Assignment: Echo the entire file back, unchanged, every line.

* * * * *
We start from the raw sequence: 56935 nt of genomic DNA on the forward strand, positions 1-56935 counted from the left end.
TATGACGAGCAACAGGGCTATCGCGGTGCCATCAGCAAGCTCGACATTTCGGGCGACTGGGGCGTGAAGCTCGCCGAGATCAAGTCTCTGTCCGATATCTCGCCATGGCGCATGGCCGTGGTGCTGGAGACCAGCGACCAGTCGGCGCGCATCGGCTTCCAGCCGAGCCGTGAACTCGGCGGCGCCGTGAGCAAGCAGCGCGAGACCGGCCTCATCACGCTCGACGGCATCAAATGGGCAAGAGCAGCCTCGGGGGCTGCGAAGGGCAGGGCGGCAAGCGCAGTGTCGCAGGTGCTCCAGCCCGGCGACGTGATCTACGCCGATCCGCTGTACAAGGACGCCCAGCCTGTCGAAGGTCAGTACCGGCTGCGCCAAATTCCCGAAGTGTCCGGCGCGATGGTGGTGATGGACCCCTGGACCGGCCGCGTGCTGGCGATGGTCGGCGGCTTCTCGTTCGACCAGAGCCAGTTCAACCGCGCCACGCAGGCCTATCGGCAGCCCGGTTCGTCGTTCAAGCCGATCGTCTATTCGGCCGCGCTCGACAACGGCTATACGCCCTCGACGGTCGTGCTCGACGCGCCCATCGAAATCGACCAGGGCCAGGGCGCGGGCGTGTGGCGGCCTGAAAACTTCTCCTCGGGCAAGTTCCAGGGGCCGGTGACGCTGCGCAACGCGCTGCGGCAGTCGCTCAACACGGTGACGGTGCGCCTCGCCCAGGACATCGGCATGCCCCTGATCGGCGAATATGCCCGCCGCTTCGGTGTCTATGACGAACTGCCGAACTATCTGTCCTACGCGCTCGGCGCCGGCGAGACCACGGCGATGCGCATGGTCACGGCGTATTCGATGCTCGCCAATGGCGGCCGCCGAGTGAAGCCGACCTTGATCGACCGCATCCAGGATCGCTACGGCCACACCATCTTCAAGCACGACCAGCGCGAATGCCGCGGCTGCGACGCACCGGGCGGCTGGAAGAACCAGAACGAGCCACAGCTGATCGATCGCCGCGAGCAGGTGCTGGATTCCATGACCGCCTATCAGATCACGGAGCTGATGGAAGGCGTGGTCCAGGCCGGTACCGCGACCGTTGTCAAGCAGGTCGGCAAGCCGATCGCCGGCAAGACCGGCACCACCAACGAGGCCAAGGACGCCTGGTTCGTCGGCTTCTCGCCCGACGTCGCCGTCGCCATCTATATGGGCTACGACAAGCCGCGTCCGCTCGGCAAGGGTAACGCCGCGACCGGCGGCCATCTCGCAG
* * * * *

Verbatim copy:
We start from the raw sequence: 56935 nt of genomic DNA on the forward strand, positions 1-56935 counted from the left end.
TATGACGAGCAACAGGGCTATCGCGGTGCCATCAGCAAGCTCGACATTTCGGGCGACTGGGGCGTGAAGCTCGCCGAGATCAAGTCTCTGTCCGATATCTCGCCATGGCGCATGGCCGTGGTGCTGGAGACCAGCGACCAGTCGGCGCGCATCGGCTTCCAGCCGAGCCGTGAACTCGGCGGCGCCGTGAGCAAGCAGCGCGAGACCGGCCTCATCACGCTCGACGGCATCAAATGGGCAAGAGCAGCCTCGGGGGCTGCGAAGGGCAGGGCGGCAAGCGCAGTGTCGCAGGTGCTCCAGCCCGGCGACGTGATCTACGCCGATCCGCTGTACAAGGACGCCCAGCCTGTCGAAGGTCAGTACCGGCTGCGCCAAATTCCCGAAGTGTCCGGCGCGATGGTGGTGATGGACCCCTGGACCGGCCGCGTGCTGGCGATGGTCGGCGGCTTCTCGTTCGACCAGAGCCAGTTCAACCGCGCCACGCAGGCCTATCGGCAGCCCGGTTCGTCGTTCAAGCCGATCGTCTATTCGGCCGCGCTCGACAACGGCTATACGCCCTCGACGGTCGTGCTCGACGCGCCCATCGAAATCGACCAGGGCCAGGGCGCGGGCGTGTGGCGGCCTGAAAACTTCTCCTCGGGCAAGTTCCAGGGGCCGGTGACGCTGCGCAACGCGCTGCGGCAGTCGCTCAACACGGTGACGGTGCGCCTCGCCCAGGACATCGGCATGCCCCTGATCGGCGAATATGCCCGCCGCTTCGGTGTCTATGACGAACTGCCGAACTATCTGTCCTACGCGCTCGGCGCCGGCGAGACCACGGCGATGCGCATGGTCACGGCGTATTCGATGCTCGCCAATGGCGGCCGCCGAGTGAAGCCGACCTTGATCGACCGCATCCAGGATCGCTACGGCCACACCATCTTCAAGCACGACCAGCGCGAATGCCGCGGCTGCGACGCACCGGGCGGCTGGAAGAACCAGAACGAGCCACAGCTGATCGATCGCCGCGAGCAGGTGCTGGATTCCATGACCGCCTATCAGATCACGGAGCTGATGGAAGGCGTGGTCCAGGCCGGTACCGCGACCGTTGTCAAGCAGGTCGGCAAGCCGATCGCCGGCAAGACCGGCACCACCAACGAGGCCAAGGACGCCTGGTTCGTCGGCTTCTCGCCCGACGTCGCCGTCGCCATCTATATGGGCTACGACAAGCCGCGTCCGCTCGGCAAGGGTAACGCCGCGACCGGCGGCCATCTCGCAG